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What Is A Protective Style? Part 1 - Braids



One key tactic the devil uses is a spirit of confusion. Hence the overuse of tape and glue on these godforsaken lace fronts and therefore, our collective balding edges. (And in many cases, a receding hairline.) This is unfortunate because the tragedy of runaway edges can easily be avoided. Glue, tape, and thread are not inherently bad for your hair; untrained or uncaring stylists are. They're also bad for our sanity and the faith that we should have in our service providers. I’m trying not to make this post a full rant 😩, so let’s start out slow.


The definition of the word ‘protective’, is “capable of; or intended to protect someone or something”. If something is hurting you, ie. ripping your edges out, it cannot - by definition - be protective. How to determine what is or isn't a protective style is mostly dependent upon the stylist that you choose. Properly trained and caring stylists are mutually exclusive. An education in cosmetology is not always proof that a stylist is truly concerned with the health of your hair, natural or relaxed. The reverse is true as well. A stylist's love for hair alone doesn't indicate that they have the expertise to properly care for your mane. Let's start by reviewing the basics of protective styling. If you need help or have an opinion about the information listed here, let me know in the comments!




Why do Black Women wear Protective Styles?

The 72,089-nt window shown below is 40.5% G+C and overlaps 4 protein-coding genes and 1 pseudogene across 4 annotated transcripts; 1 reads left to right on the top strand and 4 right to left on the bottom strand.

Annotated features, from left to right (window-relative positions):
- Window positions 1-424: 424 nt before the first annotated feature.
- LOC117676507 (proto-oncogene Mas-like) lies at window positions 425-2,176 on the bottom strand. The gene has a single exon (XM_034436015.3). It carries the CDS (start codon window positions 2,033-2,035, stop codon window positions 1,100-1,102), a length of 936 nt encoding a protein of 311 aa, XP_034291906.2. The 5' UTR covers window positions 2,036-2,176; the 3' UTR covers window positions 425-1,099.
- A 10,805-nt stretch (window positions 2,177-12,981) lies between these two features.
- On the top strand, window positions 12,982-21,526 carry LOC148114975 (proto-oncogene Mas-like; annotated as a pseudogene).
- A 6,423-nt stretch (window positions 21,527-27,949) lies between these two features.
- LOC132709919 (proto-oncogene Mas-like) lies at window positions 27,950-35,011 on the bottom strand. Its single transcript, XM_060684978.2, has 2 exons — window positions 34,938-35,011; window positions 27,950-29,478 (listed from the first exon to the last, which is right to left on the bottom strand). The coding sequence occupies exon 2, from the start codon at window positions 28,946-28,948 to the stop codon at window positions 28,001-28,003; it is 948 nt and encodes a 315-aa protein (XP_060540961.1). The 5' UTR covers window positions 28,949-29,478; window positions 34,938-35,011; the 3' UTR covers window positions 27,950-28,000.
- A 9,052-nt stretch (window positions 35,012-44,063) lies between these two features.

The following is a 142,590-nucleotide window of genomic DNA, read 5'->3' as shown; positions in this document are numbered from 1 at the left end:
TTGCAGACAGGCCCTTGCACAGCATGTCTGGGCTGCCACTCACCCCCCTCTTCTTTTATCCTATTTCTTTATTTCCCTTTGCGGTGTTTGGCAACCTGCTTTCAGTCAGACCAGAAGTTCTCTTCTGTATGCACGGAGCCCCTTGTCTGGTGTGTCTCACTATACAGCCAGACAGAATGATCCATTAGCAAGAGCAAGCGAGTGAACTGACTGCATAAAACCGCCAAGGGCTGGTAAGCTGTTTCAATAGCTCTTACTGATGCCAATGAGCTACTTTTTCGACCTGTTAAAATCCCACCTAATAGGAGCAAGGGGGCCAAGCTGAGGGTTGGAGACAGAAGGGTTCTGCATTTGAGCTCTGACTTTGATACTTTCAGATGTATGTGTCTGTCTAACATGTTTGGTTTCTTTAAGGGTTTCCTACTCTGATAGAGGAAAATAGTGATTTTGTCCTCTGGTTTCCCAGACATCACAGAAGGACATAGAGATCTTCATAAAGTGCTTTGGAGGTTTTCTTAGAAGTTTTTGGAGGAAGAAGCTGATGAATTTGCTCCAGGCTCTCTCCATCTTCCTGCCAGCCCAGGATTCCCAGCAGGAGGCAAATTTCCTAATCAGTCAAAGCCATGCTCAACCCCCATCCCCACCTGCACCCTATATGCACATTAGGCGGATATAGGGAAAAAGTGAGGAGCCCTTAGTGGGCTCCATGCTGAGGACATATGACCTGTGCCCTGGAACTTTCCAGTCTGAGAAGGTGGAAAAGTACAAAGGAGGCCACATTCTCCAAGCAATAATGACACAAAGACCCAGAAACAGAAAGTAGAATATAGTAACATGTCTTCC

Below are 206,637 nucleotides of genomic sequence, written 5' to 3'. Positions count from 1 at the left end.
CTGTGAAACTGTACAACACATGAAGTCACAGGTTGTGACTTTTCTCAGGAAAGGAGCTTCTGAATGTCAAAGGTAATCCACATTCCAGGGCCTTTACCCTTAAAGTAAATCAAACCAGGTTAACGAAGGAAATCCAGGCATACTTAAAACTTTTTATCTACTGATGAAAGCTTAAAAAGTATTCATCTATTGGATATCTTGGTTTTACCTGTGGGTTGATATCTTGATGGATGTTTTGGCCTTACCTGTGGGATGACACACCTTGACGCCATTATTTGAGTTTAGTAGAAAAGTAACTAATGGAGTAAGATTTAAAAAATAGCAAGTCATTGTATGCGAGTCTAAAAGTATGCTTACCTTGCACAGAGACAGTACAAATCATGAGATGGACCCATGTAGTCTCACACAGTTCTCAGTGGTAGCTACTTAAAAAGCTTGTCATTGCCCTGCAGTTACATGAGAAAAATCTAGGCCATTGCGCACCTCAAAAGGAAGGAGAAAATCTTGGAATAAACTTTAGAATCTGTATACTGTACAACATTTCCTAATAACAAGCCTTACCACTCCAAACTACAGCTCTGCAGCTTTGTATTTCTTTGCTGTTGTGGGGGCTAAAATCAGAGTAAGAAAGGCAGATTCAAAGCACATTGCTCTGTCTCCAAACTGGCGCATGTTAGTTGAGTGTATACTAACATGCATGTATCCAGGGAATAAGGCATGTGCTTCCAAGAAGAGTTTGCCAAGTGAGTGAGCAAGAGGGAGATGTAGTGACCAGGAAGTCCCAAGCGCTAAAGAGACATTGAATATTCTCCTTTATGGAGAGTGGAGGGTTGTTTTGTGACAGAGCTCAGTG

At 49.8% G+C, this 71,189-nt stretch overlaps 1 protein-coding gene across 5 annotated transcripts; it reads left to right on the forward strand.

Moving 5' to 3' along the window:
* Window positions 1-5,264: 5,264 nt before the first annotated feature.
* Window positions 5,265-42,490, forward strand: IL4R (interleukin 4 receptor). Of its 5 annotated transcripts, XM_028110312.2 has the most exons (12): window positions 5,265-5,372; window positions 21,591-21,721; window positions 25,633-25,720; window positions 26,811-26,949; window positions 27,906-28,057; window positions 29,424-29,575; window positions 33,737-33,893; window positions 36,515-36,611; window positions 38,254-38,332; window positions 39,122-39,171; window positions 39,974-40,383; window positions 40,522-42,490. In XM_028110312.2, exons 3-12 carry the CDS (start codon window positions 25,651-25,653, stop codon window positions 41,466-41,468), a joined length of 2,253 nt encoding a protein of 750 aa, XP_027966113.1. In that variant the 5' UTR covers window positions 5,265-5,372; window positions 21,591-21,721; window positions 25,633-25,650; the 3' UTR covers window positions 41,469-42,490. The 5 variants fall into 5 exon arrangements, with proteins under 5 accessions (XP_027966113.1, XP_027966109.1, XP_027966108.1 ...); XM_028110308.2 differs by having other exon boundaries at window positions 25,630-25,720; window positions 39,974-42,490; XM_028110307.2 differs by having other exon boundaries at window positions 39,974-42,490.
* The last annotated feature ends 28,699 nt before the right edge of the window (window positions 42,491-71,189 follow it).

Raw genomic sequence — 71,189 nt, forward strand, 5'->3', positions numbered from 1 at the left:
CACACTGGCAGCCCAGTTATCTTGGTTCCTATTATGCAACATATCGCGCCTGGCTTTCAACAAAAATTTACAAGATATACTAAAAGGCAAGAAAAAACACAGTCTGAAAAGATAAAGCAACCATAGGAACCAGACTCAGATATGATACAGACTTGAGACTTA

The most obvious answer is , "cause aint nobody got time for all that". Women are in control of the most vital aspects of life. We have real concerns that require our attention, intuition, communication, patience, and some mo' sh*t. Who's going to remind the children to put on deodorant if we're crying in the mirror about a failed twist out? As much as I love us and our hair, I'd be a liar if I sat on Shirley Ceasar's internet and ignored the big facts. Caring for our hair is (sometimes) just another job that nobody in our house wants to do. So now what? Do we raise Monique's blood pressure to stroke levels by wearing bonnets to black tie events? Shave it all off and hope for a head shape that works? There, there Homegirl - we have a solution.


**Braids have entered the chat.**


Braids are the foundation of almost all protective styles. The two main types of braids are cornrows and plaits; & what you call them depends entirely on where you're from. All braids follow the same basic techniques and have several style variations. Both plaits and cornrows are incredibly versatile and can serve as the foundation for a protective style, or be a complete style on its own. They can be installed using only natural hair, or added extensions for length, fullness, and longer wear. Some common names and styles of cornrows are:

Scalp Braids

Stitch Braids

Feed-In Braids

Fulani braids

Tribal Braids


Plaits are the individual, free hanging form of a braid. They too, can be installed with natural hair only or by adding extensions. Some common names and styles of plaits are:

Box Braids

Individuals

Knotless Braids

Regular Braids


Keep reading to learn some basic facts about braids!


Braid Facts You Need To Know

  1. Cornrow styles take less time but don't last as long as other braided styles like knotless braids.

  2. Tension level is generally low to medium with most scalp braid styles. Be sure your stylist handles the hair at the nape of your neck and around your hairline with extra care as they are generally the most fragile.

  3. There are endless styling options for Traditional Box Braids and they typically last for 4-6 weeks. Depending on the skill level of your stylist, in some cases Box Braids can last 8-10 weeks with a Retouch around 6 weeks.

  4. Both Cornrows and Individual style braids allow easy access to your scalp which is important for healthy hair growth. Pick up our ultra moisturizing Braid Booster system in the salon!

I hope you find this information helpful. I'll be adding more content to this Protective Styling series periodically so check back often for updates! Leave your comments or questions below.